Perhaps the spirit guardians of the Zhang Zhung ruins are registering their protest? That is at least as some Tibetans might view it. But what a big loss all around! A Zhang Zhung site is obliterated and the monastery replacing it is falling down. The moral of the story is resoundingly clear: if you want to conserve and develop a cultural site, know what you are doing! Engineers, architects, archaeologists and historians are required, not neophytes. Ruth and Flaviu will have to live with what they have wrought and it is not pretty.
At the time of this writing, I did not have a way to contact Ruth and Flaviu, but in early Setptember 2009 received their e-mail address and was given a response from them. I wanted to share this with you. Download their response here. In fact, for seven years I have tried to initiate an effective conservation program for Ngari, but not yet with success.
The KM-III Expedition to Mount Kailas
My month of June was occupied by an expedition to Mount Kailas (Tise), the most famous of Tibetan mountains. Known as KM-III, this was the third in a series of expeditions launched by the international Jain community to find the temple associated with their august founder. The next few paragraphs describing the mission are taken from the introduction of the report I wrote as leader of the KM-III expedition.
The objective of the KM-III Expedition was to determine the precise location of Sri Ashtapad, the most elusive of Jain temples. According to Jain scriptures, the first of the 24 tirthankara, Sri Rishabdev, the Adinath Bhagavan, went atop Mount Kailas for santhara (fasting until death). It was at Mount Kailas that Lord Adinath achieved the glorious nirvana. To honor and commemorate his father’s enlightenment, King Bharat Chakravarti, the eldest of 99 sons, is believed to have constructed Sri Ashtapad, also called the Ratnamay palace, somewhere at Mount Kailas. In Jain literature, Sri Ashtapad is recorded as being eight-stepped, four-sided and probably very extensive. This marvelous edifice is said to have housed the Sri Chouvishi (sculptures of the 24 tirthankara) in the gabhara (main place of worship).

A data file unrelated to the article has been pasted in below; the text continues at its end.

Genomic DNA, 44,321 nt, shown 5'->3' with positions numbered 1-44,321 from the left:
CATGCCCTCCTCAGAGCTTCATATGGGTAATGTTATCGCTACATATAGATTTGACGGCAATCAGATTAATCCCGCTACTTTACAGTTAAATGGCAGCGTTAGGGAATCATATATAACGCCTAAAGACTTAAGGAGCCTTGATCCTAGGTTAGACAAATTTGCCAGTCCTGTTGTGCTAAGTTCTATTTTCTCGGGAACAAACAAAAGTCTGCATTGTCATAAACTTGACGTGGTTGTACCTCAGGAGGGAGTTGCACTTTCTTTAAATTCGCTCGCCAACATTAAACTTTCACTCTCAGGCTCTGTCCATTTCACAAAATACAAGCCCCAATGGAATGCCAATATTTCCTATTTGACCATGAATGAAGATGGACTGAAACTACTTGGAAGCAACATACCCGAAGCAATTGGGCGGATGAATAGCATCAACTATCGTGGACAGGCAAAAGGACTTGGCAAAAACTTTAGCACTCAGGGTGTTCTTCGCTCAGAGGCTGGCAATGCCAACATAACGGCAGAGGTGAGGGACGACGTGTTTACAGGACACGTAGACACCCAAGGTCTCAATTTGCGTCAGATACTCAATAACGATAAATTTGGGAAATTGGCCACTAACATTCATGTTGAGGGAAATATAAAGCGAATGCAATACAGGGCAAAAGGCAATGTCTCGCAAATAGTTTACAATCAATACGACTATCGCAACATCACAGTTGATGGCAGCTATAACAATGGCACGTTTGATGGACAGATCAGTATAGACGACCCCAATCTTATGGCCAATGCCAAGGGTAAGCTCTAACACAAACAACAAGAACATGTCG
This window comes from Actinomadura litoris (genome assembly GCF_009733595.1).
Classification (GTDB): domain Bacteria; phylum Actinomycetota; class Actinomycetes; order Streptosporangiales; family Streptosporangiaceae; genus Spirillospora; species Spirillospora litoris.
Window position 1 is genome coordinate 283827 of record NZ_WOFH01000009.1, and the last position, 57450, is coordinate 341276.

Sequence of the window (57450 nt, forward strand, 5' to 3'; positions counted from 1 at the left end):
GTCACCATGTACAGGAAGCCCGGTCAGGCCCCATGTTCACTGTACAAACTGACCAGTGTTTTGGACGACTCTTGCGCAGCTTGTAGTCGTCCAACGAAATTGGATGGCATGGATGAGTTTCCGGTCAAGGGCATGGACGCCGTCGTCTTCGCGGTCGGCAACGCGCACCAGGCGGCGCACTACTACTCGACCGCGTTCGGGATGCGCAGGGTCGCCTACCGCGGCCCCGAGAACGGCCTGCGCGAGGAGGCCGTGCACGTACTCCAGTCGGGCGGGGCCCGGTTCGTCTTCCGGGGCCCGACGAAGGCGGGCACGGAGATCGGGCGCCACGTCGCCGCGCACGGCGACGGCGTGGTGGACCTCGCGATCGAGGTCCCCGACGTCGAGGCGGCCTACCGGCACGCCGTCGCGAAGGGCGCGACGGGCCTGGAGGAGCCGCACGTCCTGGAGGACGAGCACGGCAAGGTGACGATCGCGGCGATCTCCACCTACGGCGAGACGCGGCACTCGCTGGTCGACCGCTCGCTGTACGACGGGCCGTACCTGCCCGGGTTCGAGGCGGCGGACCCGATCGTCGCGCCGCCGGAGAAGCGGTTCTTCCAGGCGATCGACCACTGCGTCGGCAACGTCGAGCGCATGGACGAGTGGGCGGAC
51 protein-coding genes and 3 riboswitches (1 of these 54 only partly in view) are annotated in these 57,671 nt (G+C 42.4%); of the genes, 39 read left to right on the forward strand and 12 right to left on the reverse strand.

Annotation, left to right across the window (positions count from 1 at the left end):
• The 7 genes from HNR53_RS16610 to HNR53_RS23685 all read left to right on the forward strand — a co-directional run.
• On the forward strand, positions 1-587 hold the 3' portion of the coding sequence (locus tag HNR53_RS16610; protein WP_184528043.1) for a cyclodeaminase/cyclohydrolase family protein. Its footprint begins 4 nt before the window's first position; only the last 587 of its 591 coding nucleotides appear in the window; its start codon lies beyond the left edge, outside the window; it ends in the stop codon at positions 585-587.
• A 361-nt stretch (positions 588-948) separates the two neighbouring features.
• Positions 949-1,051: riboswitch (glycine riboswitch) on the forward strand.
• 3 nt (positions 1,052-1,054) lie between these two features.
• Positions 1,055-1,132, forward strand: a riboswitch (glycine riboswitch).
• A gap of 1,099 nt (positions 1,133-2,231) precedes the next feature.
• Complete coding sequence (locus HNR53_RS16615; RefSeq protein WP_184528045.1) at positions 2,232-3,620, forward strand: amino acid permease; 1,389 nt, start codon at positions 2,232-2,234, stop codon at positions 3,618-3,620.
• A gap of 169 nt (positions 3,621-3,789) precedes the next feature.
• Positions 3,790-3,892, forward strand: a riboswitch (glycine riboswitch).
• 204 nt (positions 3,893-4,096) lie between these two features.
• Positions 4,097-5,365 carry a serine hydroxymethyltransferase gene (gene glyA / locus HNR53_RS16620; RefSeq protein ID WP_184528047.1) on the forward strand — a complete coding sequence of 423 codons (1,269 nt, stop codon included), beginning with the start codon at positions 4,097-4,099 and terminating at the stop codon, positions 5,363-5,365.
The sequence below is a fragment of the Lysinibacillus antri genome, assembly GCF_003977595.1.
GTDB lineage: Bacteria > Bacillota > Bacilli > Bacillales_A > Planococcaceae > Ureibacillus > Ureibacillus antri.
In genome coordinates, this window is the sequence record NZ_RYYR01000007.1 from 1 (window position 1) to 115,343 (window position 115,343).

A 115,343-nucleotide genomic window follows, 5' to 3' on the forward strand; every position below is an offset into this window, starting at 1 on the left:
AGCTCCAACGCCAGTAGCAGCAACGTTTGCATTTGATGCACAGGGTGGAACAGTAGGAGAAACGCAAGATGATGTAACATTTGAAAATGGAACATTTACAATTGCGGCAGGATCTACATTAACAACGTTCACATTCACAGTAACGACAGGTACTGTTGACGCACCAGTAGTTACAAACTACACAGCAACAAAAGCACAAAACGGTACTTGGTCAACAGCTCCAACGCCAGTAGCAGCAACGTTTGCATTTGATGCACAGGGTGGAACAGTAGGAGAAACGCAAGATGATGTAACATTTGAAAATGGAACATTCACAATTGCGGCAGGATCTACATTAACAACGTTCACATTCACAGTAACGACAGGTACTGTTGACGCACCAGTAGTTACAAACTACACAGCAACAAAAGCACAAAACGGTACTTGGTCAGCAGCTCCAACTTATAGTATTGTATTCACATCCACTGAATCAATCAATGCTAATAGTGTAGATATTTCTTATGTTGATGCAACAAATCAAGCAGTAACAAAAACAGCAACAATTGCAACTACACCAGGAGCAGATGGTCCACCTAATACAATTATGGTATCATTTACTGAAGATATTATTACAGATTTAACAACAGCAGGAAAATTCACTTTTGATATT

Unfortunately, the identity and location of Sri Ashtapad have been lost to time. Jain scholars cite timescales measured in the thousands or millions of years ago to account for its passing, complicating any attempt at scientific analysis. As I understand it, there is also a school of Jain thought that holds that accounts about Sri Ashtapad are metaphorical in nature, encapsulating high spiritual truths, rather than a literal description of a temple edifice. This doctrinal perspective seems to be supported by the words of Bhagavan Mahavira (599–527 BCE), the 24th and final tirthankara, when he tells his Jain tapas (saints engaged in austerities) that the one who scales Mount Ashtapad and offers prayers there to all the tirthakara will surely attain moksha (ultimate release). In his momentous sermon, Mahavira alludes to the identification of Sri Ashtapad as a natural mountain.
The findings of the KM-III Expedition encourage the view that Sri Ashtapad is Mount Kailas itself, rather than a man-made temple of epic proportions or otherwise. The reconnaissance conducted yielded absolutely no physical evidence of a Jain monumental presence at Mount Kailas in any chronological period. This absence of discernable Jain ruins and relics occurs in a region rich in Bon and Tibetan Buddhist cultural materials, the monuments and artifacts that make up the fabric of Upper Tibetan civilization. Desultory finds of Stone Age lithic artifacts aside, the earliest archaeological horizon detectable at Mount Kailas belongs to the so-called Zhang Zhung civilization, a broadly defined cluster of cultural orders spanning the first millennium BCE and first millennium CE over a large area of Upper Tibet.